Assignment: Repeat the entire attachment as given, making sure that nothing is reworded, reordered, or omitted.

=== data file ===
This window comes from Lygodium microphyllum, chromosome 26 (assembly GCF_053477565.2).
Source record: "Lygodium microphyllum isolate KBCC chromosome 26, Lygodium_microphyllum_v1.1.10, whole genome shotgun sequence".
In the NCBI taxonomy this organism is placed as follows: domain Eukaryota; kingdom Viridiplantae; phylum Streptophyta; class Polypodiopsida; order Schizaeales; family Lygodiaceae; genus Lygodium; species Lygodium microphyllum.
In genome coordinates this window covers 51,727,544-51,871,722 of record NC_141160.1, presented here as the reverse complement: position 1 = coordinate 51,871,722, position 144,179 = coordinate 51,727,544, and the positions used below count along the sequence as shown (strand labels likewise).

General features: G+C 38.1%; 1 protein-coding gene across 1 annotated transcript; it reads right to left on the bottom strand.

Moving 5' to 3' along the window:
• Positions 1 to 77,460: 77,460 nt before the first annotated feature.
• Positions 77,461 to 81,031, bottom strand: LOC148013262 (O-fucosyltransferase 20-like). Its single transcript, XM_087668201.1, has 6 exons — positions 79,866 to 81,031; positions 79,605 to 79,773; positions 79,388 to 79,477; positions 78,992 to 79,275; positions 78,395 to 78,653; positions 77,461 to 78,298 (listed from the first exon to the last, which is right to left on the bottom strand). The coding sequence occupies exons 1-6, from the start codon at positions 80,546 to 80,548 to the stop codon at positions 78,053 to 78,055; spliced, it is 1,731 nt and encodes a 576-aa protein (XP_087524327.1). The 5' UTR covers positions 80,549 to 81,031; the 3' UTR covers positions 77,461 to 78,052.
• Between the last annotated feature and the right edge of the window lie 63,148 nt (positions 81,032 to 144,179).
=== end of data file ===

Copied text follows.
This window comes from Lygodium microphyllum, chromosome 26 (assembly GCF_053477565.2).
Source record: "Lygodium microphyllum isolate KBCC chromosome 26, Lygodium_microphyllum_v1.1.10, whole genome shotgun sequence".
In the NCBI taxonomy this organism is placed as follows: domain Eukaryota; kingdom Viridiplantae; phylum Streptophyta; class Polypodiopsida; order Schizaeales; family Lygodiaceae; genus Lygodium; species Lygodium microphyllum.
In genome coordinates this window covers 51,727,544-51,871,722 of record NC_141160.1, presented here as the reverse complement: position 1 = coordinate 51,871,722, position 144,179 = coordinate 51,727,544, and the positions used below count along the sequence as shown (strand labels likewise).

General features: G+C 38.1%; 1 protein-coding gene across 1 annotated transcript; it reads right to left on the bottom strand.

Moving 5' to 3' along the window:
• Positions 1 to 77,460: 77,460 nt before the first annotated feature.
• Positions 77,461 to 81,031, bottom strand: LOC148013262 (O-fucosyltransferase 20-like). Its single transcript, XM_087668201.1, has 6 exons — positions 79,866 to 81,031; positions 79,605 to 79,773; positions 79,388 to 79,477; positions 78,992 to 79,275; positions 78,395 to 78,653; positions 77,461 to 78,298 (listed from the first exon to the last, which is right to left on the bottom strand). The coding sequence occupies exons 1-6, from the start codon at positions 80,546 to 80,548 to the stop codon at positions 78,053 to 78,055; spliced, it is 1,731 nt and encodes a 576-aa protein (XP_087524327.1). The 5' UTR covers positions 80,549 to 81,031; the 3' UTR covers positions 77,461 to 78,052.
• Between the last annotated feature and the right edge of the window lie 63,148 nt (positions 81,032 to 144,179).